The Missing Black Horse at the Art Gallery Square

Update for 16 February 2010

The urban tourists had a gala time over the last fortnight, as they congregated at various parts of South Mumbai’s fashionable addresses. They wore their ethnic best, which was not the sari or the dhoti, traditional Indian attire for women and men, respectively; but wore their capris, with stylish kurtis while the men wore their T-Shirts emblazoned with slogans extolling peace, love, and what-not. Some men and women alike, liked to wear tight blouses or shirts – showing their concern for the environment, by using only the appropriate amount of clothes to cover their modesty; so altruistic; some used fewer buttons to be eco-friendly by shunning plastic to the extent possible. They all carried jholas, long cloth bags strung on the shoulder, and talked animatedly on their mobile phones – I am not sure who they spoke to as I did not eavesdrop, but I was intrigued nonetheless since they held the hands of their significant others and looked in different directions while they spoke into their mobile phones in hushed tones. Those who went to see theatre had to pop their phones into their bags, while those who wanted to see Iranian and Swedish films had to be content with the auditorium that had no provision for pop-corn or cola. The art lovers hovered around the main street and the art gallery, looking at installation art that said so many things, and so loudly, that I could not comprehend much; except some fibre-glass life size wild animals, and a black horse atop a faux brick platform; and some painted and decorated fibre-glass canoes – the theme that most of them wanted to purportedly convey was something to do with greening the world and going eco-friendly. So some walking-art-installations (oxymoron, anyone), actually looked like a garbage dump that suddenly fell off those BMC dump trucks, except that were much cleaner and did not smell of rot. They extolled the virtues of going green and dangers that lurked around if we littered. Good message, but wrong place I think. Because all the food stalls selling exhorbitantly priced “arty” and “local” meals, served it on plastic plates, with plastic spoons and forks stuck into it and had left behind huge plastic bags to collect the refuse in. And the food ranged from Chinese Dumplings to Burmese Khowsuey with a few Indian foods like puri-undhiyo, jalebi and gulab jamuns around. And for those looking for something light, there were sandwiches to fall back on. The arty crowd was absorbing all the “Indian” art and culture and music at the 2 week festival, which had tributes to a departed Mr Jackson in every second dance act. And at the end of day they were mighty pleased to see a potter’s wheel where the he taught them to make small mud pots for a little fee, just like in Indian villages. Oh how so earthy and helping the planet go green!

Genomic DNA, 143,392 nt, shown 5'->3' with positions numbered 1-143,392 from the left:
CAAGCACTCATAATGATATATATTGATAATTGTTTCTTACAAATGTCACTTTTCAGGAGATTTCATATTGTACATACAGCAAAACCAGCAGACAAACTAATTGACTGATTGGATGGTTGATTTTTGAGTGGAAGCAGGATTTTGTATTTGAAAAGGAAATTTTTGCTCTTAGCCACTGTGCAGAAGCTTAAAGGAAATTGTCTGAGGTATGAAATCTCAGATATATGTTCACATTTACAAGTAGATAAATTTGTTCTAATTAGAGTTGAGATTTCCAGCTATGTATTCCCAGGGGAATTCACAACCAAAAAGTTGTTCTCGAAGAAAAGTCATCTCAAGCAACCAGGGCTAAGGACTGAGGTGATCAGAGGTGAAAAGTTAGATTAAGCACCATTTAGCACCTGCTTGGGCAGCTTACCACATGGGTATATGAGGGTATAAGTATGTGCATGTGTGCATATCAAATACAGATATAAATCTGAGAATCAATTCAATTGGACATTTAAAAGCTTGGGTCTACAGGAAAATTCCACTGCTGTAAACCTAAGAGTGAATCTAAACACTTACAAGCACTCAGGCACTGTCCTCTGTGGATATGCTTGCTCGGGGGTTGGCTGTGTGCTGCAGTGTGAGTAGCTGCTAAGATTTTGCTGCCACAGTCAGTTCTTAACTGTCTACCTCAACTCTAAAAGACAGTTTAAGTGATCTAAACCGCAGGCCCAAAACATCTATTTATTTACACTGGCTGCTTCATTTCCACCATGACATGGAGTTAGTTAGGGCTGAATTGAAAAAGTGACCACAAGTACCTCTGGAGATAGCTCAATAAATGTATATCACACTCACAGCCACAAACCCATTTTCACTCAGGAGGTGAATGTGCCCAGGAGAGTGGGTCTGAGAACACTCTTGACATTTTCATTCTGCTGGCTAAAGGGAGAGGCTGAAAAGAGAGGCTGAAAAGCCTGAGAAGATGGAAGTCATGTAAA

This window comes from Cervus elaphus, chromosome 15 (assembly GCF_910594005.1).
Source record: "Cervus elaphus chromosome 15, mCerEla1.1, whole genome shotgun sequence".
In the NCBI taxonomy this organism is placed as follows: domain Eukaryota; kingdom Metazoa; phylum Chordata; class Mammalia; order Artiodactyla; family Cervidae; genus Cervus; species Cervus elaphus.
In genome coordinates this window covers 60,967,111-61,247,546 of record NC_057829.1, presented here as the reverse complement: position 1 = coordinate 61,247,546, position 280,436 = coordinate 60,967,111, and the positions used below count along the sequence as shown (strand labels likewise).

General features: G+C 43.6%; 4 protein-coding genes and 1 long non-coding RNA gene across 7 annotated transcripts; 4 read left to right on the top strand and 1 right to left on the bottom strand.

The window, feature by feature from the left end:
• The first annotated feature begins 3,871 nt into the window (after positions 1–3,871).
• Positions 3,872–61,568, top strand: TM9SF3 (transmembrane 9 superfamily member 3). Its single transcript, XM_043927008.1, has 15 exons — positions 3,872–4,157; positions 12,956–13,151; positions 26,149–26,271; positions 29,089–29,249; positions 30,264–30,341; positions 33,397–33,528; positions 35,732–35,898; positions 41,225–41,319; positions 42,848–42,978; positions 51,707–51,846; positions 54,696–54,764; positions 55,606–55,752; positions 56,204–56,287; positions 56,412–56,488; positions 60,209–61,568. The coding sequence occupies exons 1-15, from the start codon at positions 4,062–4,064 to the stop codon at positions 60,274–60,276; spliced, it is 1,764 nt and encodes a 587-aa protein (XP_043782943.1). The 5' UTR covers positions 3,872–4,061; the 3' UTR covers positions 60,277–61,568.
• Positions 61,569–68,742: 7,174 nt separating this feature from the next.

The festive mood at D Street was in play today, as they D Boyz reminisced their evening trysts with the arty crowds that gathered on the streets adjoining D Street. They initially looked for cues to play their daily game – and seeing the Chinese enjoy their New Year Holidays and US staying shut for a long weekend, they just chose to play safe and skim the surface. Then they heard of the European tourists that flew into an unexpected Africa and out and heaved a sigh of relief to see that they actually enjoyed their holiday. So what if they were startled in the beginning, but at the end of it, they did manage to catch up with wild-life at its best, and pastoral Masai in their traditional gear and they did indulge their oral senses to game meat, but did not like the smell of raw meat roasting over a pit. So the D Boyz took that as a cue for a buoyant SENSEX and raised it to over 200 points today, but finally ended at the magic number of 16226 – 188 points up; the shave off of a few points was because of the bad air over the roasting meat.  

The suburban Mumbaikars are ruing the fact that they do not have an art festival in their midst. Yes, they did have some sessions of music at a fort by the Sealink, and some poetry reading sessions by Lahoris and Lucknowis (or their nearby neighbours), but it was not a festival. It was thrust down their throats like their morning newspaper is thrust from under their main doors each morning. Maybe some of the “artists” among suburbanites will put together something.



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